The only way to resolve this major financial crisis is to have all government workers move to a defined contribution plan- such as a 401(k) plan. In 2013, a new bill was passed to protect earned and unearned money that provided government workers with everything earned in their pension plan and start a 401(k) plan. This plan was proposed in hopes to result in credit reform. Since then, the Illinois Supreme Court is still debating on how to reconstruct the pension system. Illinois government workers today are concerned for the future holds for their pension plans.

6. One-time Death Benefit

In accordance with the Law Enforcement Officers, Civil Defense Workers, Civil Air Patrol Members, Paramedics and Firemen Compensation Act of 1995, all deaths on or after January 1, 2003, allow surviving beneficiaries to make a claim within one year of the death to the Illinois Court of Claims for Survivor Compensation. The surviving family member that files the claim must fill out the application and have a written statement from the Supervising Officer to the person who was killed in order to apply. The amount should be the rate according to the previous calendar year plus the percentage increase in the Consumer Price Index which is adjusted for the cost of living at the first of each year.

If the firefighter has not designated a beneficiary, the benefits will be distributed to survivors in this order:

  1.     Spouse
  2.     Children
  3.     Parents
  4.     Siblings (or nieces and nephews)

There will be no compensation paid if the first responder does not have surviving family members from the categories listed above.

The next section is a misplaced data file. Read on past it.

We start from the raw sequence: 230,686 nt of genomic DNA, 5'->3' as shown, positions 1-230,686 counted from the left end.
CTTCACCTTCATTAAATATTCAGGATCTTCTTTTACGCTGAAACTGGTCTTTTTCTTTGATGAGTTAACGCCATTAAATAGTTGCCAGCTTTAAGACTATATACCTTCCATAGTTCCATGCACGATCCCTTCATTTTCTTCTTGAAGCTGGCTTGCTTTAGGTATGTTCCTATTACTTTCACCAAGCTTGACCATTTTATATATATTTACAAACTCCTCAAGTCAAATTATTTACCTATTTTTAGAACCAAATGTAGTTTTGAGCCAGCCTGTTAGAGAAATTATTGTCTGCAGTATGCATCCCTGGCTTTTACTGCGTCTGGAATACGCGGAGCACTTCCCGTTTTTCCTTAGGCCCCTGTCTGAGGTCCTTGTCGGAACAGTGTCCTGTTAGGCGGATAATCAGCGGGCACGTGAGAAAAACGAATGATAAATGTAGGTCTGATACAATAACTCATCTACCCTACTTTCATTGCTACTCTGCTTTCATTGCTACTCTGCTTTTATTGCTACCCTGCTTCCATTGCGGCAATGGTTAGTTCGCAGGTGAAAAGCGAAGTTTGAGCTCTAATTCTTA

Part III: The Illinois Firefighter Association

The Illinois Firefighter Association (IFA) is an organization created in 1889 that proudly works towards advancing the Fire Service. The IFA’s mission is to support Illinois firefighters by devoting their work to educating and training at local, state, and national levels.

Additionally, the IFA offers various membership levels that each represent specific departments and individuals so that everyone’s needs are met.

The History Of The IFA


The Illinois Firemen’s Association was established on January 8, 1889 by nine fire chiefs and five other representatives in Clinton, Illinois. Together they delegated twelve board members to hold annual meetings for the Illinois Firemen’s Association. The board members consisted of a president, nine vice presidents, a secretary, and a treasurer.

By 1899, there were 35 fire departments in Illinois. The IFA members had also adopted the Accident Indemnity Fund and the IFA’s Funeral Manual for conducting last rights to fallen firefighters.


The IFA gradually continued to expand and had a total of 155 different departments by 1905. The IFA published a newsletter called, “The Bulletin,” and began issuing an annual report called, “The Grey Book.” Additionally, the Illinois Office of State Fire Marshall was created in 1909.